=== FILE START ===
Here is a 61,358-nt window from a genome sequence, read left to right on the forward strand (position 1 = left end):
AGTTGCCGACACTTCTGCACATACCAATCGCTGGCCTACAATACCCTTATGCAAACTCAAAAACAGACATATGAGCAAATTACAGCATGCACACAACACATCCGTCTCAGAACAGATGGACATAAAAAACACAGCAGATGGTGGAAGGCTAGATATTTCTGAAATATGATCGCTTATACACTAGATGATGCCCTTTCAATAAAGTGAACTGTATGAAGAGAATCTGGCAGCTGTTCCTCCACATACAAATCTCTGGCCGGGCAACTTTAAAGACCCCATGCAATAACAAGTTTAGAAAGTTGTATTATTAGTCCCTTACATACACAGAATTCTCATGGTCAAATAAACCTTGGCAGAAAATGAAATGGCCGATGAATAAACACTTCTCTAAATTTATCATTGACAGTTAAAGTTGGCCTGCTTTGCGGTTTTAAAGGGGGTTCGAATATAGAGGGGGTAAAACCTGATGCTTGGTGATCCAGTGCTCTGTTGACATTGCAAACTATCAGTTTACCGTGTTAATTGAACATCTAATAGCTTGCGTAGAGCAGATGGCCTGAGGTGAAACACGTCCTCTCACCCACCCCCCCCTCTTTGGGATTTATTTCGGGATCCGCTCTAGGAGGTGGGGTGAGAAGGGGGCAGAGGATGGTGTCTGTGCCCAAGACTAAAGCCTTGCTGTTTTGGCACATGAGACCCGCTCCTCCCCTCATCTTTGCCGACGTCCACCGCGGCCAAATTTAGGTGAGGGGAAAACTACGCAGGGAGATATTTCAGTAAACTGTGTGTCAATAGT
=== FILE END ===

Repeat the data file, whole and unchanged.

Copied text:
Here is a 61,358-nt window from a genome sequence, read left to right on the forward strand (position 1 = left end):
AGTTGCCGACACTTCTGCACATACCAATCGCTGGCCTACAATACCCTTATGCAAACTCAAAAACAGACATATGAGCAAATTACAGCATGCACACAACACATCCGTCTCAGAACAGATGGACATAAAAAACACAGCAGATGGTGGAAGGCTAGATATTTCTGAAATATGATCGCTTATACACTAGATGATGCCCTTTCAATAAAGTGAACTGTATGAAGAGAATCTGGCAGCTGTTCCTCCACATACAAATCTCTGGCCGGGCAACTTTAAAGACCCCATGCAATAACAAGTTTAGAAAGTTGTATTATTAGTCCCTTACATACACAGAATTCTCATGGTCAAATAAACCTTGGCAGAAAATGAAATGGCCGATGAATAAACACTTCTCTAAATTTATCATTGACAGTTAAAGTTGGCCTGCTTTGCGGTTTTAAAGGGGGTTCGAATATAGAGGGGGTAAAACCTGATGCTTGGTGATCCAGTGCTCTGTTGACATTGCAAACTATCAGTTTACCGTGTTAATTGAACATCTAATAGCTTGCGTAGAGCAGATGGCCTGAGGTGAAACACGTCCTCTCACCCACCCCCCCCTCTTTGGGATTTATTTCGGGATCCGCTCTAGGAGGTGGGGTGAGAAGGGGGCAGAGGATGGTGTCTGTGCCCAAGACTAAAGCCTTGCTGTTTTGGCACATGAGACCCGCTCCTCCCCTCATCTTTGCCGACGTCCACCGCGGCCAAATTTAGGTGAGGGGAAAACTACGCAGGGAGATATTTCAGTAAACTGTGTGTCAATAGT